Hellblade: Senua’s Sacrifice review: A legend in your own mind
Ninja Theory's latest has the best sound design and voice-over work of 2017.
You think; therefore, you are. Anything beyond that is open to interpretation. That's the main point of Hellblade (available now on PlayStation 4), the edgiest mind game I've had to handle in ages. Ninja Theory is well known for its story-driven, hack 'n' slash affairs, but it's attempting to forge something new here by hammering mental psychosis mechanics into an action-adventure. If fused poorly, the results could be dull or technically dicey. Honed well, this Hellblade might become the best thing since sliced head.
Speaking of sword puns, the action half of this action-adventure is simplistic but razor sharp. Good thing, too, because the game warns you very early on that repeated deaths will wipe your save file (a punishment I avoided easily enough). How many screw-ups can you afford? That's anybody's guess at this point as Hellblade is basically HUD-less. My best guess is you'll know the limit when you feel a sudden urge to suplex your TV.
Alternatively, you could probably just keep track of the black ooze slowly growing up the right arm of Senua, the titular Amazonian of this piece. Being afflicted with a mental illness, she's convinced her symptoms are a divine curse which must be kept away from her beloved, Dillion. Senua's self-imposed exile doesn't solve much of anything, and in order to escape the “darkness” proper, she decides to engage in some good old-fashioned deicide.
In order to stick it to the Gods, you must journey to the entrance of Helheim, City of the Dead. You get situational “support” from half a dozen bitchy voices in Senua's head, plus the spectral voice of Druth, a scholar/slave freshly killed by your enemies (a bunch of spooky scarecrow types with big swords and a love of stag horns). That said, Druth might also be a Tyler Durden-esque split personality. Maybe. Our heroine grips onto reality like a fisherman strangling trout in a lake of lube.
Nothing is as it seems. Even the usually straightforward concept of swordplay can head off into the surreal. Basic fights against the aforementioned Northmen are painless enough, if you know how to time a parry, how to evade and how to be spatially aware enough to avoid being sandwiched as you smash out two-button combos. However, themed boss fights become increasingly bizarre until you learn when and how to use Senua's “focus” mode to expose enemy weaknesses and the tricks your mind is playing. Those windows of opportunity are fairly impossible to miss, thanks to the cacophony of voices in your head acting like a play guide. Having tactics screeched at you is great if you're new to gaming, but it gets slightly irritating if you're a work-things-out-by-yourself type like me.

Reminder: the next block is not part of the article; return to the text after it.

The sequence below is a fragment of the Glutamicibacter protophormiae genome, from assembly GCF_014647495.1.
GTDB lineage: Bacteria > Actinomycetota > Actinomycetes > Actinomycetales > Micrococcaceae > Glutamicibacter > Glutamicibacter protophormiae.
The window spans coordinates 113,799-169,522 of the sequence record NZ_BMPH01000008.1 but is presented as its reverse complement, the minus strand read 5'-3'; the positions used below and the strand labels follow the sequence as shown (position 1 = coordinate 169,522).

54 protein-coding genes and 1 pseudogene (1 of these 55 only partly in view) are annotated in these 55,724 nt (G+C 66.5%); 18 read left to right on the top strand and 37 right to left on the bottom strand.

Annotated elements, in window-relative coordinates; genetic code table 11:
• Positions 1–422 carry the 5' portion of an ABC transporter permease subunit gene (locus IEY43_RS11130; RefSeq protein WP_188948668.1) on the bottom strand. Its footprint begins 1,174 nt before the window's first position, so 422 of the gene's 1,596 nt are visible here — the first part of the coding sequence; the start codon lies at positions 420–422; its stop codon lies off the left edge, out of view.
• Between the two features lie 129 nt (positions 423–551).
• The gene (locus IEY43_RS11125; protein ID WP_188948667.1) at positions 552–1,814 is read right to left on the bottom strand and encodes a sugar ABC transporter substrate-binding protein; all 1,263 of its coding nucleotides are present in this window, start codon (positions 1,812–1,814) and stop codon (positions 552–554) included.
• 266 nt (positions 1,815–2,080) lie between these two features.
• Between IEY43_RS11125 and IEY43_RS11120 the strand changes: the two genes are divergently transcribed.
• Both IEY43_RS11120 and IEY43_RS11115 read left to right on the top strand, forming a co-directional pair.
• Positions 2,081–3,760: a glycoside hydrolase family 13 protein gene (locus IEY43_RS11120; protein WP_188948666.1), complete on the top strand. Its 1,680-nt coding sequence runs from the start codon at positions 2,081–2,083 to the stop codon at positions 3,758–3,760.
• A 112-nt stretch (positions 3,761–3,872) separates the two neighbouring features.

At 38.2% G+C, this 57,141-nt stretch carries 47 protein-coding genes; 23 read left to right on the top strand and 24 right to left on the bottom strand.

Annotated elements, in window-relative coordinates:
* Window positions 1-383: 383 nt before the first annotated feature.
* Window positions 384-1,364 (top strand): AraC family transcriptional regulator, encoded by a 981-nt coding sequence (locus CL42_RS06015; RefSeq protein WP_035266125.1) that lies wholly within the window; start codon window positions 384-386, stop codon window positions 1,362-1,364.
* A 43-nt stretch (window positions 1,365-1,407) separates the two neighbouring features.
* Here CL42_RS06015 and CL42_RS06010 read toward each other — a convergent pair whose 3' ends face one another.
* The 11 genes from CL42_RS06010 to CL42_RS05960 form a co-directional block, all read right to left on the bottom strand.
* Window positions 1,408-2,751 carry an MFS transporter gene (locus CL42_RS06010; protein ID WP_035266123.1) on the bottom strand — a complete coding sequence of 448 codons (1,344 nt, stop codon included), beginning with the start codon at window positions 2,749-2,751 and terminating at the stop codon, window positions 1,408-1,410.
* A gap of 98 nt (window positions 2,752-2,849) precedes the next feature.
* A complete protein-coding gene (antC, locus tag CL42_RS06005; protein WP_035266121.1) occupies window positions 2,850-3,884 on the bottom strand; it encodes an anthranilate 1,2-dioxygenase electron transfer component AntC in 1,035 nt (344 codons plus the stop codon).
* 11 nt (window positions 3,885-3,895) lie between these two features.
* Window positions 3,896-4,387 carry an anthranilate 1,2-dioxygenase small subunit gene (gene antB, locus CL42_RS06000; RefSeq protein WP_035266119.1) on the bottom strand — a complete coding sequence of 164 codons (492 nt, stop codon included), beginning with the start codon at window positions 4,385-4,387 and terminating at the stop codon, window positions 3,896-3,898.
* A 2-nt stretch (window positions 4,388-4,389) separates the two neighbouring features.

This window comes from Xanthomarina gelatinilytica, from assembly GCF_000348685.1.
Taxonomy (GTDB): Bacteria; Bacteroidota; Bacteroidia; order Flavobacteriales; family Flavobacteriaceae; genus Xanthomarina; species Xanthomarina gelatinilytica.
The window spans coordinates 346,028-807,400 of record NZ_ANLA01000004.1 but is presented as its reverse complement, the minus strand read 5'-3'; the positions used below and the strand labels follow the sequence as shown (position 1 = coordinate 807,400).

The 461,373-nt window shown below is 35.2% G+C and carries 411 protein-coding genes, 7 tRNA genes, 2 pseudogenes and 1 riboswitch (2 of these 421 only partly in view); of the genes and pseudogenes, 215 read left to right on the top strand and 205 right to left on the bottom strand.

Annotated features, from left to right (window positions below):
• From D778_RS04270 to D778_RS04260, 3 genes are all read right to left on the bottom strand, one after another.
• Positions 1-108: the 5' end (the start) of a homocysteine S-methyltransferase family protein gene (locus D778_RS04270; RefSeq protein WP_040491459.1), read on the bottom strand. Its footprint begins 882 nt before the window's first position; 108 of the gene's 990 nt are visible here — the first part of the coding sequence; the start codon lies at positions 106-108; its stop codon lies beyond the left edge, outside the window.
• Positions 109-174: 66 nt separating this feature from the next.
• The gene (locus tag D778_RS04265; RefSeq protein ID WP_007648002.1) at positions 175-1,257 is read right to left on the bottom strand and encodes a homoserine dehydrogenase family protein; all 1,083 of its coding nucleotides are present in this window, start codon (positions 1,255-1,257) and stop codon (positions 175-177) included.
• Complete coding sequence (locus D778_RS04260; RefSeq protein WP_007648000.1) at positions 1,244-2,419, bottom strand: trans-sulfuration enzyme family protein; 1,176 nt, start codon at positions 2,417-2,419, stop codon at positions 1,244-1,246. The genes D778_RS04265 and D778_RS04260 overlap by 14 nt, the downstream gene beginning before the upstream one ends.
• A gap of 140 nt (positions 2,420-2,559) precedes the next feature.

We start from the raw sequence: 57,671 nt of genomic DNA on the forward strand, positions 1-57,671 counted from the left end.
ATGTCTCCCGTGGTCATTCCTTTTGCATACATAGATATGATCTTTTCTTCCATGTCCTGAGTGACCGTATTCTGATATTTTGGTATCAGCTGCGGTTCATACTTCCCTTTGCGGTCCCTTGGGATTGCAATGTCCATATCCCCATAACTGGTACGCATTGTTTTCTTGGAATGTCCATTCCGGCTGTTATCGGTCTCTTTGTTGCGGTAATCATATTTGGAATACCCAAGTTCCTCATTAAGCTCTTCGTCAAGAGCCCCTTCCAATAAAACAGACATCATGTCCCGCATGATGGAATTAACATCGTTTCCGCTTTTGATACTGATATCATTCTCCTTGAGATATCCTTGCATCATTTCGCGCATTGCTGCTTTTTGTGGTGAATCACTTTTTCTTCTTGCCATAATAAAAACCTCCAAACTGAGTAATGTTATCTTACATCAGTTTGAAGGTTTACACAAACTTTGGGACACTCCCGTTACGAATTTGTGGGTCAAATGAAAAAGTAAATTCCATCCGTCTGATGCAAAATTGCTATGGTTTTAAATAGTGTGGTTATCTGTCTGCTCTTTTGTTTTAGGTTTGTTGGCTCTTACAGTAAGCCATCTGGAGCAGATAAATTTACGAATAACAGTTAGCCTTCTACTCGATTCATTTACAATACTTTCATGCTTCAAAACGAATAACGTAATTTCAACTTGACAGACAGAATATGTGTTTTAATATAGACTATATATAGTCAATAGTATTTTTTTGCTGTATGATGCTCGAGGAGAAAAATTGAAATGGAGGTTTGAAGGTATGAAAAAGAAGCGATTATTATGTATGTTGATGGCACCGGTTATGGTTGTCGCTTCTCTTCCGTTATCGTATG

Speaking of oddities, buying a game titled “Hellblade” would make any reasonable gamer assume that combat is the main event. I was surprised to find out that isn't the case for this six-hour experience. Whacking folks wearing taxidermy chic with a large chunk of metal shares as much screen time with environmental puzzling. Narrative exposition (frequently of the non-interactive kind) is what takes centre stage. This isn't a bad thing since Hellblade offers a fascinating and stylishly produced tale. It will be a culture shock for some, though, and I just wish it allowed for cutscene skipping for follow-up playthroughs (ie, trophy mop ups).
Another thing that stuck out during my return visit was that the environments in Hellblade are about as linear as they are oppressive (think: claustrophobic, Blair Witch areas reminiscent of Resident Evil 4's opening). There's rarely a beaten path to wander off on, though I did appreciate being able to choose the order of boss engagement. As an example: your first major decision is between taking on the realm of the God of Fire or the God of Illusion. The former trial is a series of recurring gauntlet runs through fire, the fail-state being death by smoke inhalation. The God of Illusion requires a shrewd use of makeshift portal structures to manifest or dematerialise chunks of the world to create new paths. Sadly, these cool moments are flanked by weird little Where's Wally rune searches that brake-test progression to a crawl.
When you cut to the heart of it, Hellblade is addictive, but also an oddity. Aside from the impressive shifting-reality shtick, there's no other mechanic or set-piece moment that I can highlight as a particularly clever or bold new idea...and yet, I couldn't put this game down until the very bitter end.
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The supporting cast deliver top-notch VO, and Senua's actress delivers an exceptional, authentic performance which runs the full gamut of human emotions. If you aren't moved by the heavy subject matter of love, loss, grief and (hopefully) some small measure of absolution, you might be dead inside and ought to see your doctor. Also, if your interest and anxiety levels aren't constantly piqued by this treacherous and changeable underworld, you might have ADD. Go into this expecting thumb-taxing DmC wire-fu and you may be disappointed. But if your tastes lean heavily towards memorable interactive art over action, Hellblade is gripping and well worth an unsheathe.
We reviewed Hellblade: Senua’s Sacrifice on PlayStation 4 with a copy provided by the publisher.
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